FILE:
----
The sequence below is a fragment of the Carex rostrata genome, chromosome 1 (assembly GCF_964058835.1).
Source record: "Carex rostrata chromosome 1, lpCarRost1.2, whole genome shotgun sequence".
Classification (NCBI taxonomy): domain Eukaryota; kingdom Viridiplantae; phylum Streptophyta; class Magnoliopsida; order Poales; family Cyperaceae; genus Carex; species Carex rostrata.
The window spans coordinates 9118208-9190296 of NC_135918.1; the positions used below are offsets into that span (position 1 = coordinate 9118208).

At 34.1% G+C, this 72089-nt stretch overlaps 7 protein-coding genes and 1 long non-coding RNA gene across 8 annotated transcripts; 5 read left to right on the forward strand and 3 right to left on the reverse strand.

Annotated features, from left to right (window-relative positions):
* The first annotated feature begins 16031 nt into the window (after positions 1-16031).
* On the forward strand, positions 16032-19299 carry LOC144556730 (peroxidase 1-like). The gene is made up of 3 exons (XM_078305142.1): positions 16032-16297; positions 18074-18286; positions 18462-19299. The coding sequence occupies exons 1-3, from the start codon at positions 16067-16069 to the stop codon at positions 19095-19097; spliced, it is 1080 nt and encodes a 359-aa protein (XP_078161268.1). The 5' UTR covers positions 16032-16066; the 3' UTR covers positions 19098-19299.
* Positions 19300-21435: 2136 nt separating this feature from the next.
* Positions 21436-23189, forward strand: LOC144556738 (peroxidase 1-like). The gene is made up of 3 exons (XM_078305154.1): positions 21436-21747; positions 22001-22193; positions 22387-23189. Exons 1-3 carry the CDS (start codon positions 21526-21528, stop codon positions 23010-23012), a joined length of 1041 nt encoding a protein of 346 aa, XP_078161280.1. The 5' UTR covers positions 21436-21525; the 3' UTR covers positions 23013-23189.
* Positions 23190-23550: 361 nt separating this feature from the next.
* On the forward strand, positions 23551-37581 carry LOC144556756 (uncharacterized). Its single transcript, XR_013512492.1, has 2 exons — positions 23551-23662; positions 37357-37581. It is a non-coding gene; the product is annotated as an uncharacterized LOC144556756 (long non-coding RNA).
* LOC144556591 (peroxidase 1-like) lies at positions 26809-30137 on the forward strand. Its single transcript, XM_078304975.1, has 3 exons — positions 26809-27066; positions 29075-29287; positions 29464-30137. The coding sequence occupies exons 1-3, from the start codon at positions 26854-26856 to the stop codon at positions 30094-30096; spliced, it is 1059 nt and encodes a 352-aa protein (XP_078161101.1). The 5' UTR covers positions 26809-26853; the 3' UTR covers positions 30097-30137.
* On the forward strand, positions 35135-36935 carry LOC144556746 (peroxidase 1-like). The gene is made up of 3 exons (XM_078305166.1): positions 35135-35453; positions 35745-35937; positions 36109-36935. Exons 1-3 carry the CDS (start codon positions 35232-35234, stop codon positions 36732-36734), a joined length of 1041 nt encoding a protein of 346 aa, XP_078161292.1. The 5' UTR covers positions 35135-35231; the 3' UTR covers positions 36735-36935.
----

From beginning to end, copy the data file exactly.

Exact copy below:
The sequence below is a fragment of the Carex rostrata genome, chromosome 1 (assembly GCF_964058835.1).
Source record: "Carex rostrata chromosome 1, lpCarRost1.2, whole genome shotgun sequence".
Classification (NCBI taxonomy): domain Eukaryota; kingdom Viridiplantae; phylum Streptophyta; class Magnoliopsida; order Poales; family Cyperaceae; genus Carex; species Carex rostrata.
The window spans coordinates 9118208-9190296 of NC_135918.1; the positions used below are offsets into that span (position 1 = coordinate 9118208).

At 34.1% G+C, this 72089-nt stretch overlaps 7 protein-coding genes and 1 long non-coding RNA gene across 8 annotated transcripts; 5 read left to right on the forward strand and 3 right to left on the reverse strand.

Annotated features, from left to right (window-relative positions):
* The first annotated feature begins 16031 nt into the window (after positions 1-16031).
* On the forward strand, positions 16032-19299 carry LOC144556730 (peroxidase 1-like). The gene is made up of 3 exons (XM_078305142.1): positions 16032-16297; positions 18074-18286; positions 18462-19299. The coding sequence occupies exons 1-3, from the start codon at positions 16067-16069 to the stop codon at positions 19095-19097; spliced, it is 1080 nt and encodes a 359-aa protein (XP_078161268.1). The 5' UTR covers positions 16032-16066; the 3' UTR covers positions 19098-19299.
* Positions 19300-21435: 2136 nt separating this feature from the next.
* Positions 21436-23189, forward strand: LOC144556738 (peroxidase 1-like). The gene is made up of 3 exons (XM_078305154.1): positions 21436-21747; positions 22001-22193; positions 22387-23189. Exons 1-3 carry the CDS (start codon positions 21526-21528, stop codon positions 23010-23012), a joined length of 1041 nt encoding a protein of 346 aa, XP_078161280.1. The 5' UTR covers positions 21436-21525; the 3' UTR covers positions 23013-23189.
* Positions 23190-23550: 361 nt separating this feature from the next.
* On the forward strand, positions 23551-37581 carry LOC144556756 (uncharacterized). Its single transcript, XR_013512492.1, has 2 exons — positions 23551-23662; positions 37357-37581. It is a non-coding gene; the product is annotated as an uncharacterized LOC144556756 (long non-coding RNA).
* LOC144556591 (peroxidase 1-like) lies at positions 26809-30137 on the forward strand. Its single transcript, XM_078304975.1, has 3 exons — positions 26809-27066; positions 29075-29287; positions 29464-30137. The coding sequence occupies exons 1-3, from the start codon at positions 26854-26856 to the stop codon at positions 30094-30096; spliced, it is 1059 nt and encodes a 352-aa protein (XP_078161101.1). The 5' UTR covers positions 26809-26853; the 3' UTR covers positions 30097-30137.
* On the forward strand, positions 35135-36935 carry LOC144556746 (peroxidase 1-like). The gene is made up of 3 exons (XM_078305166.1): positions 35135-35453; positions 35745-35937; positions 36109-36935. Exons 1-3 carry the CDS (start codon positions 35232-35234, stop codon positions 36732-36734), a joined length of 1041 nt encoding a protein of 346 aa, XP_078161292.1. The 5' UTR covers positions 35135-35231; the 3' UTR covers positions 36735-36935.